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Tomaševskis just bullshiting. Tomša, he just want to show of telling that Lithuania such an evil country - ignores and oppress ethnic minorities especialy Pols. He "don't want to see" what situation is in Poland, talking about ethnic minorities situation, and he declaring that he-political party want better conditions for Pols, when Lithuanians have more severe conditions in Poland (talking about educatio). Lithuanians learn polish languege becose they live in that country and respects country lows, same country.
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Old April 25th, 2013, 07:34 PM   #916
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Niewierowicz - the brand new face of polonization!
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Old April 25th, 2013, 11:53 PM   #917
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It is high time to quote "Poles" magnates of the GDL Radvilas and diplomat from Florence, who was visiting Poland in the 16th century. One illustrate their own identity and other shows the "importance" of language used. Some plus ratio quam vises can't ignore their own identity and say well, yeah, blah, blah, they said they were Lithuanians, but a,b,c,d,e shows, that being Lithuanian is actually being a Pole. Please, use
http://en.wikipedia.org/wiki/Occam's_razor
Where the words of 16 c. Radvilas e.g. "jestem Litwinem I Litwinem umierac będie" (sorry for the orthography; used in their letters many times from one Radvila to the other) means, what person said, not fairy tales like Kaziolek Matolek, because of 10 invented arguments why "Lithuanian" means "Pole".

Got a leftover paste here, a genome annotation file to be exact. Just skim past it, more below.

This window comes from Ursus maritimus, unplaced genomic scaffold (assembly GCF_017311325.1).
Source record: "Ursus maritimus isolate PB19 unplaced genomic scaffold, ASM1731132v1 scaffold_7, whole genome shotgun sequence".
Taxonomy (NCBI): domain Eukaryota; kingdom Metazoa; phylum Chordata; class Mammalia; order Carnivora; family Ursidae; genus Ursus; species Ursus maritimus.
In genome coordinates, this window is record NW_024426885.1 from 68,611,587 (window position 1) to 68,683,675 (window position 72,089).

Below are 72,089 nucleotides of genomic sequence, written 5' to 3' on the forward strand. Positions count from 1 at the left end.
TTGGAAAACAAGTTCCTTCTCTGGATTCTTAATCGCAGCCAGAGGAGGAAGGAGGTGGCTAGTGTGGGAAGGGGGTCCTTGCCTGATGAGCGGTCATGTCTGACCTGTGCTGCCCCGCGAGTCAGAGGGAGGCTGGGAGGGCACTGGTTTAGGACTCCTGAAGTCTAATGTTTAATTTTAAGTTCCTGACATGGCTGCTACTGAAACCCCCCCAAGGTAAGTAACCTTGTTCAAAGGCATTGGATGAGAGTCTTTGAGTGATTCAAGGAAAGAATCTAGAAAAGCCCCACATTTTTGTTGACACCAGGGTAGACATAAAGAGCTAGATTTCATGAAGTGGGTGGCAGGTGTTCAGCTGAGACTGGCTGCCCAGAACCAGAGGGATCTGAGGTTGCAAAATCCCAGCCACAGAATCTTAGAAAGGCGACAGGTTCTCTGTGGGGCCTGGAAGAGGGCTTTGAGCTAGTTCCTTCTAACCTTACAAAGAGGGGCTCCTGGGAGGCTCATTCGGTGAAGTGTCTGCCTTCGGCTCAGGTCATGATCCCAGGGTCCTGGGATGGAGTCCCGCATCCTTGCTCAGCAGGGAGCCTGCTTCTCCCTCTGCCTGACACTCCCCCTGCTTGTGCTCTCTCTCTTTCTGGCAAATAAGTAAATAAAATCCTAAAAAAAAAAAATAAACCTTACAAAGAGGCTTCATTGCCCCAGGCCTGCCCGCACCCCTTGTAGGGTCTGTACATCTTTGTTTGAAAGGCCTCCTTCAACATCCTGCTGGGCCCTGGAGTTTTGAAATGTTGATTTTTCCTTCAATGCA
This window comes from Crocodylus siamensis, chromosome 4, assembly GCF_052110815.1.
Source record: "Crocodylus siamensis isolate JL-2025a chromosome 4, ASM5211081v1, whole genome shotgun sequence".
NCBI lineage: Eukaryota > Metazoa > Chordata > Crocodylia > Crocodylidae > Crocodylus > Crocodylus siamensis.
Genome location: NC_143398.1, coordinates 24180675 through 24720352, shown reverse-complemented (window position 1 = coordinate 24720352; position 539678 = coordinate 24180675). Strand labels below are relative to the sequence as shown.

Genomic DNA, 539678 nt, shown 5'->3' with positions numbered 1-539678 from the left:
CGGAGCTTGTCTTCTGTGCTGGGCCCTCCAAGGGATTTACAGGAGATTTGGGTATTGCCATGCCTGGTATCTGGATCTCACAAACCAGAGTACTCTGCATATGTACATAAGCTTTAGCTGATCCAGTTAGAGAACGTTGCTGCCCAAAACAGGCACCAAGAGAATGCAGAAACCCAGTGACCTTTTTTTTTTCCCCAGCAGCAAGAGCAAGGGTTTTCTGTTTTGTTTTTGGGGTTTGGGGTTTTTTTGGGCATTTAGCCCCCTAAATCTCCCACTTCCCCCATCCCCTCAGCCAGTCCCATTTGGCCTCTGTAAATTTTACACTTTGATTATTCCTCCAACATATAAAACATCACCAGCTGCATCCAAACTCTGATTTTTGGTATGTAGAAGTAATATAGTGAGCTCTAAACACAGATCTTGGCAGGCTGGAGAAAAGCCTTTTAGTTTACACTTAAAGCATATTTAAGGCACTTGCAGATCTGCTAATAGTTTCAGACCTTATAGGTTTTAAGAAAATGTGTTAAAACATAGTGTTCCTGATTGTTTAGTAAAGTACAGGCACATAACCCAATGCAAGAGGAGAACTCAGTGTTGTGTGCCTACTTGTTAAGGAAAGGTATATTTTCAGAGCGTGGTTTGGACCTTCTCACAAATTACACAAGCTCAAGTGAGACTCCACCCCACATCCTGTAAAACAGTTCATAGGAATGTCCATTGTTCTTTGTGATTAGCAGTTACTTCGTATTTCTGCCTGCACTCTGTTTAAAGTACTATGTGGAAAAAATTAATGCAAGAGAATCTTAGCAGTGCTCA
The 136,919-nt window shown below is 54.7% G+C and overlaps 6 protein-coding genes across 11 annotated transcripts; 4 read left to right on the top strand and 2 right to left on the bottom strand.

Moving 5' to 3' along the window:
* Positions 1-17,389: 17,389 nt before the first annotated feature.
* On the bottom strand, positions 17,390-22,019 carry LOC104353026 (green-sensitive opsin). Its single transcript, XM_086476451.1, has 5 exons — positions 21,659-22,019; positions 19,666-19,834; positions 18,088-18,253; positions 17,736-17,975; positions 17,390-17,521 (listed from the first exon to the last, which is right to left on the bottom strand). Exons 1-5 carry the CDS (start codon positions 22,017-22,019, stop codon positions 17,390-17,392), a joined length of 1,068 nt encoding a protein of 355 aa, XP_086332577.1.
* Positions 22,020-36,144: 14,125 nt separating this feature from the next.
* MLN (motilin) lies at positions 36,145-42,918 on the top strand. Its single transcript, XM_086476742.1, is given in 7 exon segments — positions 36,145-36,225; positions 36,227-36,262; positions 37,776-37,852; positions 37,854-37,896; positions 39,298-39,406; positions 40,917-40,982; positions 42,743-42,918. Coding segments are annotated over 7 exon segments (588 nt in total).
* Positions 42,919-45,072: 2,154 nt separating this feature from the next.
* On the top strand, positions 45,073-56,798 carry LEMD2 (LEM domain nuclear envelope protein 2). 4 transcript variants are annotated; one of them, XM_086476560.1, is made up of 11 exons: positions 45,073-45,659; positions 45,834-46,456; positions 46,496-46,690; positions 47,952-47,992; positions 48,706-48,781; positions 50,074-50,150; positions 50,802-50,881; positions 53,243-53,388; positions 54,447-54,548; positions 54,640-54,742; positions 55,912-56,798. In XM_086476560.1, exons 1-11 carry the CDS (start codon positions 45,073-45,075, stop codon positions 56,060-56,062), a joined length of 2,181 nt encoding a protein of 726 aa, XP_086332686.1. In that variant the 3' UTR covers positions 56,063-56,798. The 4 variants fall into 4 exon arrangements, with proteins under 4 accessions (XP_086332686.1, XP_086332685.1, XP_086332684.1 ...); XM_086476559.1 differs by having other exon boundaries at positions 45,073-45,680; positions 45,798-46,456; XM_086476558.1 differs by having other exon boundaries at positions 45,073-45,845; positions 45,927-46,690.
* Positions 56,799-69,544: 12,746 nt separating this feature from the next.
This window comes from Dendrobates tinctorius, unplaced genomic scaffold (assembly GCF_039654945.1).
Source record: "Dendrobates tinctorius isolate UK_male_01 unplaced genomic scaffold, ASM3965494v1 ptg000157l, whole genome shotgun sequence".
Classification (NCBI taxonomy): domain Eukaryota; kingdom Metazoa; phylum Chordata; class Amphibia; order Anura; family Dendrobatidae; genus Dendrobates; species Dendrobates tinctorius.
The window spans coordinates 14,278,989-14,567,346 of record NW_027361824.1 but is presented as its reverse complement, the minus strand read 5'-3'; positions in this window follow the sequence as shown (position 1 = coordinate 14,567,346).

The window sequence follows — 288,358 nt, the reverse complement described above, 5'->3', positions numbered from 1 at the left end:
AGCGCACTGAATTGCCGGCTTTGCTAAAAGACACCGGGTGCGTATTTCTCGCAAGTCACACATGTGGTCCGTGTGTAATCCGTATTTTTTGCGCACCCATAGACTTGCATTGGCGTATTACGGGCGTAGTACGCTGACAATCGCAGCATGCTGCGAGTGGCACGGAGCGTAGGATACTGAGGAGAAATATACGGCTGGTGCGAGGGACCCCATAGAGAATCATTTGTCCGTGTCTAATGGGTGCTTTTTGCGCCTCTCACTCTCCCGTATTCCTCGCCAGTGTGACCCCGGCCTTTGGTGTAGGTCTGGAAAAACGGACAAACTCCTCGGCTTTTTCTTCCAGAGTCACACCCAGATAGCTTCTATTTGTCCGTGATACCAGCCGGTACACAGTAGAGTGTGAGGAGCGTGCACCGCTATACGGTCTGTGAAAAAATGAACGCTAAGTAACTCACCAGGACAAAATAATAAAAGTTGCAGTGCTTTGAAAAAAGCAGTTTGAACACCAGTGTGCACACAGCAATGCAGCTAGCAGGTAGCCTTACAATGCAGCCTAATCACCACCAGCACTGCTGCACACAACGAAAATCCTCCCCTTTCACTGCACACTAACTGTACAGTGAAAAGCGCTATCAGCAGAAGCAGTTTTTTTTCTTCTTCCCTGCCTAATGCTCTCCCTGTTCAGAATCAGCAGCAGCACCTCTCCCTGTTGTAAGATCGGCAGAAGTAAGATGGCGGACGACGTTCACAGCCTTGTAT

Here are those:
Quote:
All the nobility in Poalnd are learning Latin language, some of them are also learning German. So, almost everyone in Poland speaks Latin perfectly. They are learning to this language very willingly and enthusiastic, because Latin is more suitable for subtle expressions, for definitions and concepts than Polish language, which is more limited and numb.
Girolamo Lippomano, 1575 in the report from Poland to Venice.
http://pl.wikipedia.org/wiki/Girolamo_Lippomano

This diplomat came to the Kingdom of Poland during the rule of István Báthory or Stephanus Bathorelis.
http://en.wikipedia.org/wiki/Stephen_Báthory



It is known from historical sources, that he never learned Polish and was talking in the state with everyone in Latin. The same, as Jogaila never learned Polish - the fact, known from Dlugossius (historian, who issued everything exclusively only in Latin language and nothing - in Polish).
http://la.wikipedia.org/wiki/Ioannes_Dlugossius

According to the logic of various Katsumas, Polish Kingdom before the end of the 16th century was not a "Polish-Slav" state.

I am puzzled, should this ruler from Transylvania be called Hungarian or Roman, based only on his language used, but probably in this special case, there will be tens of arguments, why language is not important, but must be important in the GDL.

Talking about this King, I remembered one more Hungarian - Eperjesz, who came to Lithuania from Eastern Prussia and built two castles in Lithuania. Should in be called "German heritage in Lithuania" (because of the country these nobles came) or "Hungarian heritage of Lithuania" (because of his Nationality)? How do You think? Also, that castle later was sold about 20 times. Firstly to German from Prussia, then to Poles, to Russians, to Portuguese owners and so on. What heritage is this castle? "European Union heritage in Lithuania"???
But wait, in 1925 it was sold to the U.S.A. Lithuanian Petraitis so it must be also "American heritage in Lithuania" or at least "Common American-Lithuanian heritage"?

A. S. Radvila in his mid. 17 c. memoirs about his relative. Quotation:
Quote:
[In 1636] He, [Jonušas Radvila] podkomorzy/pakamaris of the GDL, his wild blood of youth warming with the wine, more and more his hate souring, openly declared his war on Poles: " The Lithuanian Nation can not tolerate no more so many offences made to her. The day will come, when Poles will be thrown not through the doors, but all thrown through the windows!"